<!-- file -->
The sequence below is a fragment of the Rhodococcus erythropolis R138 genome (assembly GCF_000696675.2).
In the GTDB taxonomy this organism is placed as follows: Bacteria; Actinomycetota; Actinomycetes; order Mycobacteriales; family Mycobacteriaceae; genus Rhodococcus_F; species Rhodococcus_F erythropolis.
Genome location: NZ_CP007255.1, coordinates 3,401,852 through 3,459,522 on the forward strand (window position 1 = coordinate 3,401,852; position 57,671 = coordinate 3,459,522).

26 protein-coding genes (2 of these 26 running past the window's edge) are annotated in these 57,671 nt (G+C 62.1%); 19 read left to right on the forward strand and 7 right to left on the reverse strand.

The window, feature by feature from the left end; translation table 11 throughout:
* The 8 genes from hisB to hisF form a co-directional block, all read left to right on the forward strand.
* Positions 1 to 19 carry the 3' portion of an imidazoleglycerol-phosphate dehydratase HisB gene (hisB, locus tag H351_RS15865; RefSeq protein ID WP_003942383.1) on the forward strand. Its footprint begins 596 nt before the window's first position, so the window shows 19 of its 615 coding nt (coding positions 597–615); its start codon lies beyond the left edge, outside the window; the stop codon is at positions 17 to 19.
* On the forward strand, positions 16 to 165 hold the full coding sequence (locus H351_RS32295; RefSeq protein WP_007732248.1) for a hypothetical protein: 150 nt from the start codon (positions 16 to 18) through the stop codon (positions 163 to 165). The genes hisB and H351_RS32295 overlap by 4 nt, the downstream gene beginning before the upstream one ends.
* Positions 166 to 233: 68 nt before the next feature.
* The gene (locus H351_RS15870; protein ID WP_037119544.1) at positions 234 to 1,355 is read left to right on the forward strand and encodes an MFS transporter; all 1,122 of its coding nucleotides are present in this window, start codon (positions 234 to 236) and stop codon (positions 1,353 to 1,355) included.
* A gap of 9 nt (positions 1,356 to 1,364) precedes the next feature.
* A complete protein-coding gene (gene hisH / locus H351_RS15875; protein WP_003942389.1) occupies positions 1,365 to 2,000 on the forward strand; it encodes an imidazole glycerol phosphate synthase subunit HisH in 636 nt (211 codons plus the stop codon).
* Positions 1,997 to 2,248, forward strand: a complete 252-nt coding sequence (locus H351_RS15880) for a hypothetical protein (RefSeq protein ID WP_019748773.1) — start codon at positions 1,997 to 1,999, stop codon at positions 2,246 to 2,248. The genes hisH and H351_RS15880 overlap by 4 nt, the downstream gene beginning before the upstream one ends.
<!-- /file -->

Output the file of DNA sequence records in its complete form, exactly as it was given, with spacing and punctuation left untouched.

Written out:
The sequence below is a fragment of the Rhodococcus erythropolis R138 genome (assembly GCF_000696675.2).
In the GTDB taxonomy this organism is placed as follows: Bacteria; Actinomycetota; Actinomycetes; order Mycobacteriales; family Mycobacteriaceae; genus Rhodococcus_F; species Rhodococcus_F erythropolis.
Genome location: NZ_CP007255.1, coordinates 3,401,852 through 3,459,522 on the forward strand (window position 1 = coordinate 3,401,852; position 57,671 = coordinate 3,459,522).

26 protein-coding genes (2 of these 26 running past the window's edge) are annotated in these 57,671 nt (G+C 62.1%); 19 read left to right on the forward strand and 7 right to left on the reverse strand.

The window, feature by feature from the left end; translation table 11 throughout:
* The 8 genes from hisB to hisF form a co-directional block, all read left to right on the forward strand.
* Positions 1 to 19 carry the 3' portion of an imidazoleglycerol-phosphate dehydratase HisB gene (hisB, locus tag H351_RS15865; RefSeq protein ID WP_003942383.1) on the forward strand. Its footprint begins 596 nt before the window's first position, so the window shows 19 of its 615 coding nt (coding positions 597–615); its start codon lies beyond the left edge, outside the window; the stop codon is at positions 17 to 19.
* On the forward strand, positions 16 to 165 hold the full coding sequence (locus H351_RS32295; RefSeq protein WP_007732248.1) for a hypothetical protein: 150 nt from the start codon (positions 16 to 18) through the stop codon (positions 163 to 165). The genes hisB and H351_RS32295 overlap by 4 nt, the downstream gene beginning before the upstream one ends.
* Positions 166 to 233: 68 nt before the next feature.
* The gene (locus H351_RS15870; protein ID WP_037119544.1) at positions 234 to 1,355 is read left to right on the forward strand and encodes an MFS transporter; all 1,122 of its coding nucleotides are present in this window, start codon (positions 234 to 236) and stop codon (positions 1,353 to 1,355) included.
* A gap of 9 nt (positions 1,356 to 1,364) precedes the next feature.
* A complete protein-coding gene (gene hisH / locus H351_RS15875; protein WP_003942389.1) occupies positions 1,365 to 2,000 on the forward strand; it encodes an imidazole glycerol phosphate synthase subunit HisH in 636 nt (211 codons plus the stop codon).
* Positions 1,997 to 2,248, forward strand: a complete 252-nt coding sequence (locus H351_RS15880) for a hypothetical protein (RefSeq protein ID WP_019748773.1) — start codon at positions 1,997 to 1,999, stop codon at positions 2,246 to 2,248. The genes hisH and H351_RS15880 overlap by 4 nt, the downstream gene beginning before the upstream one ends.